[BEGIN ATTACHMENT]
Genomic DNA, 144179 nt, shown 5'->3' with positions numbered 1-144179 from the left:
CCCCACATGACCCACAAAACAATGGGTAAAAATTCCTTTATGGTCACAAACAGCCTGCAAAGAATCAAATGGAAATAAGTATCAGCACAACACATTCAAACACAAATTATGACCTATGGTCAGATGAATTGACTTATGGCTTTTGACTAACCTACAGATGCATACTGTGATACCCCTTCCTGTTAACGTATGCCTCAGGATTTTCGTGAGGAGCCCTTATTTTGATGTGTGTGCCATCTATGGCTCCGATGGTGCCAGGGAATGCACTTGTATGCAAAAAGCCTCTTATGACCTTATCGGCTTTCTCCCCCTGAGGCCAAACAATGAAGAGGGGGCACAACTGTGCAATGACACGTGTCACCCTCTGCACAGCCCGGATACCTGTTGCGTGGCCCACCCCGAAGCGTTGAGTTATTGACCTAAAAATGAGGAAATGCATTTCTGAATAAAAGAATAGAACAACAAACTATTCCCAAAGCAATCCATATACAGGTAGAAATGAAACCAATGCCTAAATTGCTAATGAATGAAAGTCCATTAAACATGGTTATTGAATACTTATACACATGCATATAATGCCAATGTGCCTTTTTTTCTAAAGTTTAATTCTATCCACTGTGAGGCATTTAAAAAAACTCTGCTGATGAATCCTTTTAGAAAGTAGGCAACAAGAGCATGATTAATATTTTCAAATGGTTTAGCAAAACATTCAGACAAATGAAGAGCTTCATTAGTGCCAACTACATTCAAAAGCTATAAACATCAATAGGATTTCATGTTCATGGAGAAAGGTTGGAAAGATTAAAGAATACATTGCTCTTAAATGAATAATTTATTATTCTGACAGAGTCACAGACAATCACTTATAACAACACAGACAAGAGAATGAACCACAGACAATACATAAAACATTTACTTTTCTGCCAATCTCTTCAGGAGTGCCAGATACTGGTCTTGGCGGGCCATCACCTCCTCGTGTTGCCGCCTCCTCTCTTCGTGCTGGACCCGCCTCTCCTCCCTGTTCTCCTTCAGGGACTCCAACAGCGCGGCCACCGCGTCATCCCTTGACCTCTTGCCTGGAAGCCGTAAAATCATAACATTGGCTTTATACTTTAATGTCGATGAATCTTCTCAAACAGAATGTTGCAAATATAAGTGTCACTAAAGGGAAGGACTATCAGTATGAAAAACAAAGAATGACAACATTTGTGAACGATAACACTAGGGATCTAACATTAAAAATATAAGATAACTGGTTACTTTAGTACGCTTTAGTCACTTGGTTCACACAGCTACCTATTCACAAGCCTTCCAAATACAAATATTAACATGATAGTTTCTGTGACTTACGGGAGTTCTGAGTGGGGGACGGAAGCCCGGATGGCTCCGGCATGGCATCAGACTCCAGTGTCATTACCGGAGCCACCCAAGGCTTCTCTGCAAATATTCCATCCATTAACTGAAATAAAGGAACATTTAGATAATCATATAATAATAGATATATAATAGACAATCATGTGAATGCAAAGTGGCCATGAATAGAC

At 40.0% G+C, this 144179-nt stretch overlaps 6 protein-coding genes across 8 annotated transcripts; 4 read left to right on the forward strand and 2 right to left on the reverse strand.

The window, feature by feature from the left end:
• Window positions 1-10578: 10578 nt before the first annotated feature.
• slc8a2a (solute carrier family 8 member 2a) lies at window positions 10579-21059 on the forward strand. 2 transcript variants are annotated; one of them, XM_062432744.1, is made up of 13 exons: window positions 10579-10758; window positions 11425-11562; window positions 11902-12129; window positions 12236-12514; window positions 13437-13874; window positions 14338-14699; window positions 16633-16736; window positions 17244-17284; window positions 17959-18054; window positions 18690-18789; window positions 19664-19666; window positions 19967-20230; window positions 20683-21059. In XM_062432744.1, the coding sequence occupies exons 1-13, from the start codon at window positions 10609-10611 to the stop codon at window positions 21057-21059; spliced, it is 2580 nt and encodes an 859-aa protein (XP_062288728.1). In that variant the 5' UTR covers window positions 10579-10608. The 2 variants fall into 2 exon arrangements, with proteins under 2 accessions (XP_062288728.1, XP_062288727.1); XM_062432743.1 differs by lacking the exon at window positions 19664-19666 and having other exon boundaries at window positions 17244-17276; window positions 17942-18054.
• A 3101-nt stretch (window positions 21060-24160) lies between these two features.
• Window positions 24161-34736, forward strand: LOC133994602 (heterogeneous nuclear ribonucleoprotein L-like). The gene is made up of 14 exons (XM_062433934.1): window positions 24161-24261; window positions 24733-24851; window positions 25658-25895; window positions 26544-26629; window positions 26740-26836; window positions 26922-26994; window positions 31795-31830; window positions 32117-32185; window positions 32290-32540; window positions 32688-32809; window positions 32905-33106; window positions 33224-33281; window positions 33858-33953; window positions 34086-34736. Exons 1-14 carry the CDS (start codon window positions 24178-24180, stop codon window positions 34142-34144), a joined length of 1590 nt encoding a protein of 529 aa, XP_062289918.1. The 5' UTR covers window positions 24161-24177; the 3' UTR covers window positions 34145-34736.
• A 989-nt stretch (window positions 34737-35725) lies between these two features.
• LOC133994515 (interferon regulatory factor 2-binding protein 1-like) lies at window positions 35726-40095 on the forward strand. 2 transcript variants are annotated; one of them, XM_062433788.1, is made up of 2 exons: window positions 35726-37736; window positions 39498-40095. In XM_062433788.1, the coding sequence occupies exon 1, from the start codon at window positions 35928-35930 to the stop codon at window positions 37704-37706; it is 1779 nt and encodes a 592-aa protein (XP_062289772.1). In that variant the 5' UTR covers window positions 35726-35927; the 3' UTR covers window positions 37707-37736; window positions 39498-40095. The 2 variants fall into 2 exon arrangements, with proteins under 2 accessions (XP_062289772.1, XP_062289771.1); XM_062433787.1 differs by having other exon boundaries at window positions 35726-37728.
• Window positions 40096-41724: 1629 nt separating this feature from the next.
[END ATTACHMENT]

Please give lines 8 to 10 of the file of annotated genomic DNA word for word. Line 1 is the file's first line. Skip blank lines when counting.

• Window positions 24161-34736, forward strand: LOC133994602 (heterogeneous nuclear ribonucleoprotein L-like). The gene is made up of 14 exons (XM_062433934.1): window positions 24161-24261; window positions 24733-24851; window positions 25658-25895; window positions 26544-26629; window positions 26740-26836; window positions 26922-26994; window positions 31795-31830; window positions 32117-32185; window positions 32290-32540; window positions 32688-32809; window positions 32905-33106; window positions 33224-33281; window positions 33858-33953; window positions 34086-34736. Exons 1-14 carry the CDS (start codon window positions 24178-24180, stop codon window positions 34142-34144), a joined length of 1590 nt encoding a protein of 529 aa, XP_062289918.1. The 5' UTR covers window positions 24161-24177; the 3' UTR covers window positions 34145-34736.
• A 989-nt stretch (window positions 34737-35725) lies between these two features.
• LOC133994515 (interferon regulatory factor 2-binding protein 1-like) lies at window positions 35726-40095 on the forward strand. 2 transcript variants are annotated; one of them, XM_062433788.1, is made up of 2 exons: window positions 35726-37736; window positions 39498-40095. In XM_062433788.1, the coding sequence occupies exon 1, from the start codon at window positions 35928-35930 to the stop codon at window positions 37704-37706; it is 1779 nt and encodes a 592-aa protein (XP_062289772.1). In that variant the 5' UTR covers window positions 35726-35927; the 3' UTR covers window positions 37707-37736; window positions 39498-40095. The 2 variants fall into 2 exon arrangements, with proteins under 2 accessions (XP_062289772.1, XP_062289771.1); XM_062433787.1 differs by having other exon boundaries at window positions 35726-37728.